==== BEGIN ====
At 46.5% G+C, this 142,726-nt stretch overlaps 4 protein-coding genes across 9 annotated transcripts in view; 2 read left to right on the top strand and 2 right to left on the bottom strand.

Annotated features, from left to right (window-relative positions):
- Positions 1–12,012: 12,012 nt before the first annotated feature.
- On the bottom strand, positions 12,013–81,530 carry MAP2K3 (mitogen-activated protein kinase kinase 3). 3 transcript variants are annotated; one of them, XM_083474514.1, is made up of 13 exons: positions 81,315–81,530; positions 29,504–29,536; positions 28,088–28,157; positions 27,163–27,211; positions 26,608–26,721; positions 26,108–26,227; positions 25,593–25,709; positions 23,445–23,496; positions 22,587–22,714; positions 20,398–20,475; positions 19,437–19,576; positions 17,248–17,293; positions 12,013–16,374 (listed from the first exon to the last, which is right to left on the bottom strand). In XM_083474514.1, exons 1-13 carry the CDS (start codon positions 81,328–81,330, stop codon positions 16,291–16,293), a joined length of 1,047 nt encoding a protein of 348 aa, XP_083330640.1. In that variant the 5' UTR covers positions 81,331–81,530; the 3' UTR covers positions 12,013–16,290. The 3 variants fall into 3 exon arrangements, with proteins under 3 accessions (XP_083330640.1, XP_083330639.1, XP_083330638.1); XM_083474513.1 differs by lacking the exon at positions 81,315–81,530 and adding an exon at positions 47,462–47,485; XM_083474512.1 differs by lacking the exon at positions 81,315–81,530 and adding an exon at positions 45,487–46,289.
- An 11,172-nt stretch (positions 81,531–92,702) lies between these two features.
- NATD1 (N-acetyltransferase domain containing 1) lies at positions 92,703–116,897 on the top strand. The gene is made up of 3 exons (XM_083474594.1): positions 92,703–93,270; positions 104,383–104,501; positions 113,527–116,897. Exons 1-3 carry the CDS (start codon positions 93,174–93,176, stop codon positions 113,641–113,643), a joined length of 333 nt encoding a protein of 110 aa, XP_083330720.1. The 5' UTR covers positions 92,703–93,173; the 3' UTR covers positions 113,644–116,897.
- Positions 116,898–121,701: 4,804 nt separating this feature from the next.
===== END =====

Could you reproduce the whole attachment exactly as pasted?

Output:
At 46.5% G+C, this 142,726-nt stretch overlaps 4 protein-coding genes across 9 annotated transcripts in view; 2 read left to right on the top strand and 2 right to left on the bottom strand.

Annotated features, from left to right (window-relative positions):
- Positions 1–12,012: 12,012 nt before the first annotated feature.
- On the bottom strand, positions 12,013–81,530 carry MAP2K3 (mitogen-activated protein kinase kinase 3). 3 transcript variants are annotated; one of them, XM_083474514.1, is made up of 13 exons: positions 81,315–81,530; positions 29,504–29,536; positions 28,088–28,157; positions 27,163–27,211; positions 26,608–26,721; positions 26,108–26,227; positions 25,593–25,709; positions 23,445–23,496; positions 22,587–22,714; positions 20,398–20,475; positions 19,437–19,576; positions 17,248–17,293; positions 12,013–16,374 (listed from the first exon to the last, which is right to left on the bottom strand). In XM_083474514.1, exons 1-13 carry the CDS (start codon positions 81,328–81,330, stop codon positions 16,291–16,293), a joined length of 1,047 nt encoding a protein of 348 aa, XP_083330640.1. In that variant the 5' UTR covers positions 81,331–81,530; the 3' UTR covers positions 12,013–16,290. The 3 variants fall into 3 exon arrangements, with proteins under 3 accessions (XP_083330640.1, XP_083330639.1, XP_083330638.1); XM_083474513.1 differs by lacking the exon at positions 81,315–81,530 and adding an exon at positions 47,462–47,485; XM_083474512.1 differs by lacking the exon at positions 81,315–81,530 and adding an exon at positions 45,487–46,289.
- An 11,172-nt stretch (positions 81,531–92,702) lies between these two features.
- NATD1 (N-acetyltransferase domain containing 1) lies at positions 92,703–116,897 on the top strand. The gene is made up of 3 exons (XM_083474594.1): positions 92,703–93,270; positions 104,383–104,501; positions 113,527–116,897. Exons 1-3 carry the CDS (start codon positions 93,174–93,176, stop codon positions 113,641–113,643), a joined length of 333 nt encoding a protein of 110 aa, XP_083330720.1. The 5' UTR covers positions 92,703–93,173; the 3' UTR covers positions 113,644–116,897.
- Positions 116,898–121,701: 4,804 nt separating this feature from the next.